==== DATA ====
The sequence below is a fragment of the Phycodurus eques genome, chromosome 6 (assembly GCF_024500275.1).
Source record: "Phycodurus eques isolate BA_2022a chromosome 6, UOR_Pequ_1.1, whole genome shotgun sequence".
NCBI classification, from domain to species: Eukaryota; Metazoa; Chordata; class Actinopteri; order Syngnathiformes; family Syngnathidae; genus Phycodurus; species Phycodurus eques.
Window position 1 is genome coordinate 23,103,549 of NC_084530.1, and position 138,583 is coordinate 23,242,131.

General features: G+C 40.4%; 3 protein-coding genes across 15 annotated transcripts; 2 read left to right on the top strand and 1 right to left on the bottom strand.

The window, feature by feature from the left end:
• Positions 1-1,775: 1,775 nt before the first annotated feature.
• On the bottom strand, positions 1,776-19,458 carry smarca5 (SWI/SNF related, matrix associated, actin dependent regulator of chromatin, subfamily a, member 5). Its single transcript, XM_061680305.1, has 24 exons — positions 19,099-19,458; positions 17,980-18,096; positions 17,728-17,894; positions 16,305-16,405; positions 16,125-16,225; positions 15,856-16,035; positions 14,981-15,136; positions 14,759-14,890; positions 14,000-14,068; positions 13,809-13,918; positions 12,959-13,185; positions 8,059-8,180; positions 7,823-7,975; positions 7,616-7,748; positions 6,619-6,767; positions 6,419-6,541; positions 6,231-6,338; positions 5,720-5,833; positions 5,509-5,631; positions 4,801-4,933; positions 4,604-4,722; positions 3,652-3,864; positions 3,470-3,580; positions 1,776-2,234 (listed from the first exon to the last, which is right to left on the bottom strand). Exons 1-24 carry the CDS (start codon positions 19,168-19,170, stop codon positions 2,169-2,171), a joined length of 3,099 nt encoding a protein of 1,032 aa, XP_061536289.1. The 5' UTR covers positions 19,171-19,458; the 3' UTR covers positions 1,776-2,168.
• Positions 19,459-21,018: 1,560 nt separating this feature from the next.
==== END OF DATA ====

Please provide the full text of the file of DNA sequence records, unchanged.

The sequence below is a fragment of the Phycodurus eques genome, chromosome 6 (assembly GCF_024500275.1).
Source record: "Phycodurus eques isolate BA_2022a chromosome 6, UOR_Pequ_1.1, whole genome shotgun sequence".
NCBI classification, from domain to species: Eukaryota; Metazoa; Chordata; class Actinopteri; order Syngnathiformes; family Syngnathidae; genus Phycodurus; species Phycodurus eques.
Window position 1 is genome coordinate 23,103,549 of NC_084530.1, and position 138,583 is coordinate 23,242,131.

General features: G+C 40.4%; 3 protein-coding genes across 15 annotated transcripts; 2 read left to right on the top strand and 1 right to left on the bottom strand.

The window, feature by feature from the left end:
• Positions 1-1,775: 1,775 nt before the first annotated feature.
• On the bottom strand, positions 1,776-19,458 carry smarca5 (SWI/SNF related, matrix associated, actin dependent regulator of chromatin, subfamily a, member 5). Its single transcript, XM_061680305.1, has 24 exons — positions 19,099-19,458; positions 17,980-18,096; positions 17,728-17,894; positions 16,305-16,405; positions 16,125-16,225; positions 15,856-16,035; positions 14,981-15,136; positions 14,759-14,890; positions 14,000-14,068; positions 13,809-13,918; positions 12,959-13,185; positions 8,059-8,180; positions 7,823-7,975; positions 7,616-7,748; positions 6,619-6,767; positions 6,419-6,541; positions 6,231-6,338; positions 5,720-5,833; positions 5,509-5,631; positions 4,801-4,933; positions 4,604-4,722; positions 3,652-3,864; positions 3,470-3,580; positions 1,776-2,234 (listed from the first exon to the last, which is right to left on the bottom strand). Exons 1-24 carry the CDS (start codon positions 19,168-19,170, stop codon positions 2,169-2,171), a joined length of 3,099 nt encoding a protein of 1,032 aa, XP_061536289.1. The 5' UTR covers positions 19,171-19,458; the 3' UTR covers positions 1,776-2,168.
• Positions 19,459-21,018: 1,560 nt separating this feature from the next.